Israel will require a negative COVID test for anyone wishing to enter the country, mandatory isolation for returning nationals will be expanded to include more countries and international travel will be restricted under new steps approved in principle at an emergency debate called by Prime Minister Benjamin Netanyahu over the spread of mutated strains of the coronavirus.
The discussion was also attended by Health Minister Yuli Edelstein, Transportation Minister Miri Regev, National Security Council Advisor Meir Ben-Shabbat, Attorney General Avichai Mandelblit and Health Ministry Director General Prof. Hezi Levi.
The decision in principle was then being prepared for approval by the government, which was to convene Tuesday on the issue.
Meanwhile, Dr. Orly Greenfeld, the medical director at Israel's national program to combat the coronavirus, said Monday that she recommends completely shuttering Ben-Gurion Airport for a short time in order to prevent the entry of the South African variant and others into Israel.
The Health Ministry has said that 20 people have tested positive for the South African strain, while dozens of cases of the new British variant were also recorded. Both are believed to be more infectious than previous variants of the virus.
"In terms of health, it would have been better to close Ben-Gurion Airport," Greenfeld said.
"The more people stay put, the less chances any new variants of the virus will make their way into Israel.
But, she conceded, such a step "has consequences."
Greenfeld’s comments came after Edelstein asked the ministry’s legal adviser examine the option of closing the skies in order to reduce the number of people entering from abroad.
"This is something we must do as soon as possible in order to stop [the spread of the South African variant],” said Greenfeld. “The British variant is already here, apparently 20% of all verified cases are due to the British variant.”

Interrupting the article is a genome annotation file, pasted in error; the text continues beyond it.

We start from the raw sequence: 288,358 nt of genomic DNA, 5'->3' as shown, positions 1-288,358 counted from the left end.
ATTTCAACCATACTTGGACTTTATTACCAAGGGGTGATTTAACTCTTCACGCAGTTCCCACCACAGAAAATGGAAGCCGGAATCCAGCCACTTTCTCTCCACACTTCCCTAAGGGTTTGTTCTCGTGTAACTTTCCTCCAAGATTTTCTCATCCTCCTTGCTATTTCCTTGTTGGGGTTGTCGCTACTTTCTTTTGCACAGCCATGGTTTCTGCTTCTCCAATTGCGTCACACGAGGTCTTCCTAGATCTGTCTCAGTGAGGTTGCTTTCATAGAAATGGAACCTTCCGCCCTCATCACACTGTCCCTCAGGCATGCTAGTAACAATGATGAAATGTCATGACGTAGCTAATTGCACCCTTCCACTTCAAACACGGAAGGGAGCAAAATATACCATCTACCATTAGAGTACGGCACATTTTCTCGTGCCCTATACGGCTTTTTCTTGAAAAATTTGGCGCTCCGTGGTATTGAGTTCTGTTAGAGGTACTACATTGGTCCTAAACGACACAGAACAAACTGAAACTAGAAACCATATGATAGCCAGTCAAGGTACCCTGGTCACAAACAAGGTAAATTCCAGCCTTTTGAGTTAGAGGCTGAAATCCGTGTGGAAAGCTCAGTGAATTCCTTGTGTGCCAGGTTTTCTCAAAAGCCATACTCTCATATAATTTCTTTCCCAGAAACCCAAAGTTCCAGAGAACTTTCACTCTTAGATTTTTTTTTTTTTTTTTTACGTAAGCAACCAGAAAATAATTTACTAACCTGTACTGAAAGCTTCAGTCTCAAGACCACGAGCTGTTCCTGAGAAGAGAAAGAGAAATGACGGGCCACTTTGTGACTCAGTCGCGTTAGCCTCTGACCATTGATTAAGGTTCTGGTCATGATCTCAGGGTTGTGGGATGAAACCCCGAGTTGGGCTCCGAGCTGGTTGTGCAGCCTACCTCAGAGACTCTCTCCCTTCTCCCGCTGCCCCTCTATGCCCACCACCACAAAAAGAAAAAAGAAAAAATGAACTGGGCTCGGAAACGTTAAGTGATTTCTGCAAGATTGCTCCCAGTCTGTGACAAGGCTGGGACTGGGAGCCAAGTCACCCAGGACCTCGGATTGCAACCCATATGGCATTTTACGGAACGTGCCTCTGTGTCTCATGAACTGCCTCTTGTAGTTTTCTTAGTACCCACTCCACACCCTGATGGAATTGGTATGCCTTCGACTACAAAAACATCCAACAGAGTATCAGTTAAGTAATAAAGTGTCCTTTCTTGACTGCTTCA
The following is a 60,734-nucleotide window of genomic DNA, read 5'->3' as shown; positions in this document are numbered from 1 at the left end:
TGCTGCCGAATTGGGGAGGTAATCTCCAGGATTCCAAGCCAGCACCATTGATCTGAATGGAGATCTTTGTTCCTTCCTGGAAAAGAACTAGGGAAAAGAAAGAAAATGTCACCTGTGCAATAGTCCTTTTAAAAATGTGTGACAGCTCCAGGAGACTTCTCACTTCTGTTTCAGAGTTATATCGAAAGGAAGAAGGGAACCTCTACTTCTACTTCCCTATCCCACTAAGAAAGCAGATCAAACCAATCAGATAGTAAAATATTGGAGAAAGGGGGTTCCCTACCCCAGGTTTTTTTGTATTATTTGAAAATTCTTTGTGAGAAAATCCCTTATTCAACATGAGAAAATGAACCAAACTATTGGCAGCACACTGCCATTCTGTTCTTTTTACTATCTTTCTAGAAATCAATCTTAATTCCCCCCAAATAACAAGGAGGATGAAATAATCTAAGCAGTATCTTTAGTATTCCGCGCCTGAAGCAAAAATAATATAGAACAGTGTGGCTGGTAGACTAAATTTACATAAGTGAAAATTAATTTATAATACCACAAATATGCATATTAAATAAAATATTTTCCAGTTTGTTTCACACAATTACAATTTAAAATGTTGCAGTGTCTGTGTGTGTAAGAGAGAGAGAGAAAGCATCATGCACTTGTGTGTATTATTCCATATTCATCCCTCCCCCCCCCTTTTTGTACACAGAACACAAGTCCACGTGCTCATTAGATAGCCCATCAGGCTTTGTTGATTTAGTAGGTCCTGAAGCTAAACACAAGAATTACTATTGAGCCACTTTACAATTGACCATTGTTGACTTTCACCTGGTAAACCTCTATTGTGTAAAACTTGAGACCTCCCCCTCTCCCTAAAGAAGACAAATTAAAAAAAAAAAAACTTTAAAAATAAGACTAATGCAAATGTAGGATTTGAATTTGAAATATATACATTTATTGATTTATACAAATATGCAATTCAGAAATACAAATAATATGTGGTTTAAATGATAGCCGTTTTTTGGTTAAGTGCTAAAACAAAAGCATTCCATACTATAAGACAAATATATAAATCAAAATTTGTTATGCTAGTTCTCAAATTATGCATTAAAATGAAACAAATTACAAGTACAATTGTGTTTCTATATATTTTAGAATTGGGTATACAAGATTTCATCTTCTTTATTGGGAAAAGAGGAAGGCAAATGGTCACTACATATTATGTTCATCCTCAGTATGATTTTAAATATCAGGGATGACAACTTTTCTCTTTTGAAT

Greenfeld added: “There are currently 20 patients who were found afflicted with the South African variant. In the last two days we discovered that several of them have recently returned from Dubai. This has led us to decide that all those returning from UAE and Brazil will be taken to isolation in a hotel, which was implemented very quickly.”
She said that the only way for Israel to escape the pandemic was through vaccination, and urged unvaccinated Israelis to join the more than two million compatriots who have already been inoculated as soon as possible.
“In the end, the only way out of the crisis is through vaccination. That is why we always tell the public to go out and get vaccinated and to adhere to the restrictions as much as possible,” Greenfeld said.
“We are in the middle of a competition [with the virus]. We will only win through inoculation and with the restrictions, otherwise this tsunami of infections will never stop.”
The move to test everyone entering the country was backed Sunday by Prof. Eran Segal of the Weizmann Institute, who also advises the government on the pandemic.
According to Segal, the fact that Israel essentially has just one main port of entry means that demanding a negative coronavirus test of everyone arriving and more effective enforcement of quarantine in government-run hotels would have yielded better results and kept contagion down.
"Had these measures been taken earlier we would have today seen the spread of the virus contained," he said.
Edelstein has also been reviewing the best ways to reduce the departures and entries to Israel.
"It is clear to us that we cannot bring down the number of flights to zero, because there are always humanitarian cases and foreign diplomats. But the idea is to test what most reduces exits and entries [into the country]," Edelstein said.
"We are proud of our vaccination campaign, but at the same time we now have a mutation whose infection rate is twice what we are used to. At that rate we will have 10,000 daily new cases. The last cases of the mutation from South Africa were not seen in South Africa, but were in Dubai,” he said.
Edelstein also said he intends to ask the coronavirus cabinet to extend Israel’s stringent closure, which was supposed to last at least two weeks and expires Thursday, by an additional seven days in order to avoid entering a fourth closure in less than a month.
"We have been at 9,000 new daily cases for several days in a row, while the contagion rate ranges between 8-9%. I hope that within two or three days we will see a decline,” said the health minister.
“And while there is a decline in the virus’ R value (the number of people that one infected person will potentially pass the virus onto) the numbers have reached a peak just as I warned. It will take a long time to bring them down.”